Dialogue commences in Honduras crisis

TEGUCIGALPA, Honduras - Ousted President Manuel Zelaya of Honduras said yesterday that he has met with an interim government official and begun a dialogue aimed at ending the country’s protracted political crisis.

Zelaya told Radio Globo that he met Wednesday night with an official of the temporary government that forced him out of Honduras at gunpoint June 28, but he wouldn’t name the official.

In an interview with the radio station yesterday, Zelaya said the two sides made no progress, but he called the meeting “the beginning to find peaceful solutions.’’ He plans to meet with business and social leaders this week.

Zelaya had been demanding to talk with interim President Roberto Micheletti since Monday, when he sneaked back into the country and took shelter at the Brazilian Embassy.

Micheletti’s government did not immediately comment yesterday.

Troops still surrounded the embassy, where an increasingly exhausted Zelaya, his family, and about 70 supporters remained sheltered. But life outside the gates of the two-story compound was almost back to normal yesterday: As the government lifted curfews that had paralyzed the capital for nearly three days, most children returned to school, airplanes began landing at the airport, borders were open, and downtown streets were again crammed with taxis, buses, and vendors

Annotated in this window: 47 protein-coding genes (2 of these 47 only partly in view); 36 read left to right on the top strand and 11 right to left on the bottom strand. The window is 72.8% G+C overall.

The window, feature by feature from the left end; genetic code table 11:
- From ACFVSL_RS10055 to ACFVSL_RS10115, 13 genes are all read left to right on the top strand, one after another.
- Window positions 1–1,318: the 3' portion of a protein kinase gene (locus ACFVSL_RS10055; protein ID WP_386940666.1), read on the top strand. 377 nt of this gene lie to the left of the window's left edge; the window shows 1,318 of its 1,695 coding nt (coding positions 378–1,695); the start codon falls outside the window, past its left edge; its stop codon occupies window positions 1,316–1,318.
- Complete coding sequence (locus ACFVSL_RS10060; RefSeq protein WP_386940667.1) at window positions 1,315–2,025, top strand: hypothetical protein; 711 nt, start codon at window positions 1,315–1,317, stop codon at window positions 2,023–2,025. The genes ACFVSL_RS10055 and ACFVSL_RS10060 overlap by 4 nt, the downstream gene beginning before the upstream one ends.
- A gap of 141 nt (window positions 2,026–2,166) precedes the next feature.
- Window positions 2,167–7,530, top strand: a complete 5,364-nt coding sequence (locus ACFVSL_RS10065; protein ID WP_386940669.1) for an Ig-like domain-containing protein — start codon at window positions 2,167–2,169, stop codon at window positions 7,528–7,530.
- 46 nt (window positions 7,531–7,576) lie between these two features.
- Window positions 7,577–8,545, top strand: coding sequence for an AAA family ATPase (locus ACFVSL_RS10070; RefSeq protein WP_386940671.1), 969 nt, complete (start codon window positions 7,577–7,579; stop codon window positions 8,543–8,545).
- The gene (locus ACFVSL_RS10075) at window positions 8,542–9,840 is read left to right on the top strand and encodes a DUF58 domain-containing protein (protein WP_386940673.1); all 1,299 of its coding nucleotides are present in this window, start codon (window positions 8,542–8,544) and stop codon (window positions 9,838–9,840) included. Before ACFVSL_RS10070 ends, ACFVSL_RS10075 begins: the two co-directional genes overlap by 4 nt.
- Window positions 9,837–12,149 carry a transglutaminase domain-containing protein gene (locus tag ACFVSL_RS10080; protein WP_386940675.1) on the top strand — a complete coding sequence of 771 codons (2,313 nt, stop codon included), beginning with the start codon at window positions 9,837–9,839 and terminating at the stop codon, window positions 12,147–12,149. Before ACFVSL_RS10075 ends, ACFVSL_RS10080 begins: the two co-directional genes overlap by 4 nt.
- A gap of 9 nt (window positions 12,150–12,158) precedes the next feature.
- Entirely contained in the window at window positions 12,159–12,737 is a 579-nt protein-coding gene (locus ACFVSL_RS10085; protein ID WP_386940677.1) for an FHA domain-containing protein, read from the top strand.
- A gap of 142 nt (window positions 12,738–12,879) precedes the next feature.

Some schools remained closed, but the busy streets were a dramatic shift from the period beginning late Monday, when Hondurans had to scramble through looted stores for food and police blasted water cannons and tear gas at violent demonstrations.

“It feels excellent,’’ said Dagoberto Castillo, 27, a mechanic who opened his body-repair shop for the first time this week.

Zelaya was kicked out of Honduras after the Supreme Court endorsed charges of treason and abuse of authority against him for repeatedly ignoring court orders to drop plans for a referendum on whether the constitution should be rewritten.

A report by the US Library of Congress, released yesterday by Representative Aaron Schock, an Illinois Republican, found that Zelaya’s removal from office was legal but his expulsion from the country was illegal.

Schock said at a news conference yesterday in Washington that the interim government should allow Zelaya to leave the embassy, forgoing further punishment, and allow him to live as a regular citizen. He called on the Honduran government to issue a general amnesty for Zelaya and everyone else involved in the crisis.

Micheletti has pledged to arrest Zelaya if he leaves the shelter of the diplomatic mission.

Zelaya told Radio Globo in Honduras that “calm will not return to the country as long as its president is locked up.’’

International leaders, including President Luiz Inácio Lula da Silva of Brazil and President Obama, have called for Zelaya’s reinstatement ever since he was ousted, and his surprise arrival in Honduras has prompted new calls for Micheletti to step down.

Rene Zepeda, the interim government’s information minister, said Honduras has no intention of breaking ties with Brazil so it can go after Zelaya inside the compound.

But he added, “Brazil should make Zelaya be quiet and provide the conditions so that he can dialogue with our government instead of unleashing violence in Honduras.’’

Micheletti has said the conflict will be resolved when Hondurans elect their next leader Nov. 29, although the United States and other countries have said they may not recognize the vote if Zelaya is not reinstated.


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